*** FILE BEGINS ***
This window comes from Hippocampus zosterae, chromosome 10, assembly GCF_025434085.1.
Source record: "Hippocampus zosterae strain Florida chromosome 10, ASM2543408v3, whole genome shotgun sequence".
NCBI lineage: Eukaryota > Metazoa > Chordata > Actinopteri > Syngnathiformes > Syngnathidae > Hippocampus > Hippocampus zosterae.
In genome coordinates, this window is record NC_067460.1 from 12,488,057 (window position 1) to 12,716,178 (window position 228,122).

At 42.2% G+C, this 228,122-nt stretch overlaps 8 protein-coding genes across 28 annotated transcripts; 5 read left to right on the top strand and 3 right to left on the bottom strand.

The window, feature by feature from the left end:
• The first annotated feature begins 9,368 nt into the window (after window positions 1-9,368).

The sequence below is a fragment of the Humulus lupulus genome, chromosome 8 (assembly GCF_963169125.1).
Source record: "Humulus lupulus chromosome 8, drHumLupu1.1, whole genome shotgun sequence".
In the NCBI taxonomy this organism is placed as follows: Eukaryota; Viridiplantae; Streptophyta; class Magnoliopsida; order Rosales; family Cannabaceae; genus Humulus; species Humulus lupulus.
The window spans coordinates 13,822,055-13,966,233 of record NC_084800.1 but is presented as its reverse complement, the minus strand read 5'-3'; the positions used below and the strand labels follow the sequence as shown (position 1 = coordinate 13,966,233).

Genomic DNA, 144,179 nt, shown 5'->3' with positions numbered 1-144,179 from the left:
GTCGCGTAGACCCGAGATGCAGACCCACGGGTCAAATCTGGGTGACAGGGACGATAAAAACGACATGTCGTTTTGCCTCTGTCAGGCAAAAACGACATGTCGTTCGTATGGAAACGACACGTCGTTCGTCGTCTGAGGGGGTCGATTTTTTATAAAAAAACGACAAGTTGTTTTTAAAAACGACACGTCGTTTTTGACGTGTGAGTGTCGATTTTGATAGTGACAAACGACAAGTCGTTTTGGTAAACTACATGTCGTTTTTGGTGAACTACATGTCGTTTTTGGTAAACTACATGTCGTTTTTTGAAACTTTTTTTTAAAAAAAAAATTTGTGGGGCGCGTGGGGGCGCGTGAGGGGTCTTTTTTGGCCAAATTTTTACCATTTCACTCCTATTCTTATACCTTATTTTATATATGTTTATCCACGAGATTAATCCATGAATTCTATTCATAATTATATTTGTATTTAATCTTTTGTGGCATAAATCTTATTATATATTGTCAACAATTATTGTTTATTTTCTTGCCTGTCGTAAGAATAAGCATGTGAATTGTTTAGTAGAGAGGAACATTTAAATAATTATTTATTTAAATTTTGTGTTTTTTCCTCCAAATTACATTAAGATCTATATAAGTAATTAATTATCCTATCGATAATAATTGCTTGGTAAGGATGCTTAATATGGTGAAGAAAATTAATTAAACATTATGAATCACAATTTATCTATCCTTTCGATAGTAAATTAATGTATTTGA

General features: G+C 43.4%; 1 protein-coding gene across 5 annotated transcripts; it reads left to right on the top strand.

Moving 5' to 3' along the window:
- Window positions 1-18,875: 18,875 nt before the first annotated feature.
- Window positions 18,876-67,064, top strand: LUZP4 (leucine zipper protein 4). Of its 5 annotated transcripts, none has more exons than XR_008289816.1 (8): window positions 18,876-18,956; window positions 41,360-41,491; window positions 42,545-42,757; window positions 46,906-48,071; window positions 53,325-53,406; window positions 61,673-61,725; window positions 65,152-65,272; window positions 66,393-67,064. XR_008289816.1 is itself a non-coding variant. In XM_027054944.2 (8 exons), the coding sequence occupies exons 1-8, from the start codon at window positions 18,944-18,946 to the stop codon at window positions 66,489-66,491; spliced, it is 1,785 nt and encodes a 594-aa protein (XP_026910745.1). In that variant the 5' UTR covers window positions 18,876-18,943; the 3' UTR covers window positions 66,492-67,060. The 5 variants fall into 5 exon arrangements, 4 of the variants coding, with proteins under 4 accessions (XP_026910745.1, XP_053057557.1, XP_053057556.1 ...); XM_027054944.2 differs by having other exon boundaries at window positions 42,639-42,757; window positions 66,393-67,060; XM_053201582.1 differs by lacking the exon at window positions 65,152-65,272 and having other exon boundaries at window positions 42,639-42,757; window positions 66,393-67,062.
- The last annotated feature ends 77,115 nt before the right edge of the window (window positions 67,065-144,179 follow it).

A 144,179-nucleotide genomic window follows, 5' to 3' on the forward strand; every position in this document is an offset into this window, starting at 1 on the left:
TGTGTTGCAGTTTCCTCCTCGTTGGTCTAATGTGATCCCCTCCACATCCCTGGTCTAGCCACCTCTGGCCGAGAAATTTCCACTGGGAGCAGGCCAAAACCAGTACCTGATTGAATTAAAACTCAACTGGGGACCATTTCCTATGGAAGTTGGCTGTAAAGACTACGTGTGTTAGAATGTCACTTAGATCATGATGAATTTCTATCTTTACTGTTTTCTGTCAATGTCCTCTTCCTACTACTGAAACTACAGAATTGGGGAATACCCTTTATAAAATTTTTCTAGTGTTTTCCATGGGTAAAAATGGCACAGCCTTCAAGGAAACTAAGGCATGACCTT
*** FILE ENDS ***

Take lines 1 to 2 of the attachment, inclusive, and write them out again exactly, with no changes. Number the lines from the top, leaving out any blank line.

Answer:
This window comes from Hippocampus zosterae, chromosome 10, assembly GCF_025434085.1.
Source record: "Hippocampus zosterae strain Florida chromosome 10, ASM2543408v3, whole genome shotgun sequence".